Saturday, May 25, 2013
Members of the new Legislature took their oaths in December, but their work didn't really start until Friday, when Gov. Paul LePage delivered his two-year budget proposal.
In it he calls for eliminating municipal revenue sharing, shifting $200 million onto property taxpayers in cities and towns. He also calls for deep cuts to health and human service programs, including eliminating the state's prescription drugs for the elderly assistance.
And he proposes flat funding education, which would amount to cuts in most districts. School districts, in turn, would have to make up for inflationary increases with program elimination.
It's not all bad news, however. The governor does not touch about $400 million in tax cuts passed by the last Legislature but which don't go into effect until the next fiscal year.
Although the tax cuts are broad-based, those at the top of the wage scale will have the greatest benefit, while low-income and middle-class Mainers will more than pay for any tax cut they get in the form of higher property tax bills and program cuts.
Last November, the voters made certain that a budget like this would be dead on arrival. LePage is still the most powerful person in Maine government, but, without control of either the House or Senate, he has no chance of passing an initiative like this. His budget just gets the process rolling.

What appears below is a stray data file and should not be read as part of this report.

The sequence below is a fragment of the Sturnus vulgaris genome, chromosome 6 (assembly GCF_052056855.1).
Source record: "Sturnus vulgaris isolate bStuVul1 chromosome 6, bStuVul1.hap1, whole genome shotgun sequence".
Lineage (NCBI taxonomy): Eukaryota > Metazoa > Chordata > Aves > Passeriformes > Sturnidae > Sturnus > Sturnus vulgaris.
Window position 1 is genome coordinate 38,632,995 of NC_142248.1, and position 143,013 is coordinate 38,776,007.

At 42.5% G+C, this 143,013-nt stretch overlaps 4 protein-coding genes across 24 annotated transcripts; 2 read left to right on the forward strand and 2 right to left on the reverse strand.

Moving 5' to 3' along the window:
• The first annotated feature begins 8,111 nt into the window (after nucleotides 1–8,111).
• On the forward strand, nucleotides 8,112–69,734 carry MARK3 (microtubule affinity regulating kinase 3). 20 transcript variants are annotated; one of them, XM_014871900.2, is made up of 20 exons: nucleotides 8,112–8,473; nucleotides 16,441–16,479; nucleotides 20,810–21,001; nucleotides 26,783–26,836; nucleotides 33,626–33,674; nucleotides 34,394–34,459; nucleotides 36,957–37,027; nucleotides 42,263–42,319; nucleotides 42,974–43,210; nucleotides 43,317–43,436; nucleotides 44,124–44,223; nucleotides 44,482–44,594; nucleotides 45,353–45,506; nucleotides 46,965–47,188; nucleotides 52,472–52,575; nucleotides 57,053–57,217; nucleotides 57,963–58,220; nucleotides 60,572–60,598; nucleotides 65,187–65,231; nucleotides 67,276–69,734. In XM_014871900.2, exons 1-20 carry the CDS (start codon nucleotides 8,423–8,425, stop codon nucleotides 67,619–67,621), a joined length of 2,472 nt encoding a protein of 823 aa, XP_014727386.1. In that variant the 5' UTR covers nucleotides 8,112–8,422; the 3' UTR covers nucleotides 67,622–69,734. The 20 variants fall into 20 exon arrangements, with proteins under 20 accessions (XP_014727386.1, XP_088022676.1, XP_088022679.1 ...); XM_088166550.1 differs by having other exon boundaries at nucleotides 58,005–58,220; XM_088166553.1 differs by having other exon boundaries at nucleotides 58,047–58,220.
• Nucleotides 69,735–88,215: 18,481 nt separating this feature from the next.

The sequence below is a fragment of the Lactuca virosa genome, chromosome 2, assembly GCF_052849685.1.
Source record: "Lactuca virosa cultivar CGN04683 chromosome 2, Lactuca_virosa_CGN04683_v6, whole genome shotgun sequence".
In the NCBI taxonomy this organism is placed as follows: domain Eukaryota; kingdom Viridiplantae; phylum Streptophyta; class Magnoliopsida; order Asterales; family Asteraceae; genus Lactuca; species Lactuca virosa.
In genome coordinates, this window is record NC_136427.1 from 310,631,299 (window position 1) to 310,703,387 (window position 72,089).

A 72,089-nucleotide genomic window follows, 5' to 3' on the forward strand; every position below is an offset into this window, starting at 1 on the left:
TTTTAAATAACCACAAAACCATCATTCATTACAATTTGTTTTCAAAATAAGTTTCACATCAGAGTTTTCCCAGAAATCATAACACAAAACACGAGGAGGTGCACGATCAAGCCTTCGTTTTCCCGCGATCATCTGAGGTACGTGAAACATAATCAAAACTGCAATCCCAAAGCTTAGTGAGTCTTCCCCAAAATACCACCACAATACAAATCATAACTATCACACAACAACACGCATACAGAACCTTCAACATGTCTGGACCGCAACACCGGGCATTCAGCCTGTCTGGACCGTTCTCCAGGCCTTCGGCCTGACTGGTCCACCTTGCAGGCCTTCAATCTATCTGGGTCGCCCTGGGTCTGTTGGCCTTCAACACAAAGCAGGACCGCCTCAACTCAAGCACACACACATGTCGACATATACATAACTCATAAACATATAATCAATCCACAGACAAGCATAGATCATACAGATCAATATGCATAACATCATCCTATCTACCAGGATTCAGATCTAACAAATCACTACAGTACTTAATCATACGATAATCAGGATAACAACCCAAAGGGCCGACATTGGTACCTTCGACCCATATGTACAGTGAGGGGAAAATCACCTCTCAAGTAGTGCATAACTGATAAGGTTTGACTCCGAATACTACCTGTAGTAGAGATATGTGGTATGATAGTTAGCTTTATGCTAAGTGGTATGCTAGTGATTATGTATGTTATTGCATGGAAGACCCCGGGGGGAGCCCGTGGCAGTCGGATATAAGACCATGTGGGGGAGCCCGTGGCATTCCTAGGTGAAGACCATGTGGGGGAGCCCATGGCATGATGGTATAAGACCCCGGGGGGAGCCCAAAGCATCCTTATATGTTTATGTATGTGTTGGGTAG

Now it's up to the members of the Legislature to decide how to proceed. The initial response from legislative Republicans was not very encouraging. Their leaders acted as if we had not just gone through an election in which their tax policy was a major talking point for both sides, and the Republicans lost.
"This budget gives us a blueprint for a right-sized government," said House Republican Leader Rep. Ken Fredette, R-Newport. "It sets us in the right direction by keeping the tax burden on Maine families low, while paying our bills and reforming our overly generous welfare system."
In the weeks ahead, members of the Appropriations Committee will come to terms with the question of with whom is the state government overly generous -- the elderly who can't afford medication or the wealthy who will see a couple of points shaved off their tax rate.
Since state law requires a budget with two-thirds support -- with or without the governor's signature -- lawmakers will have to cross party lines and compromise over a budget. What they end up with probably won't exactly match the kind of priorities either party ran on.
One thing, however, is certain: A budget that comes out of this Legislature shouldn't look anything like what the governor submitted Friday.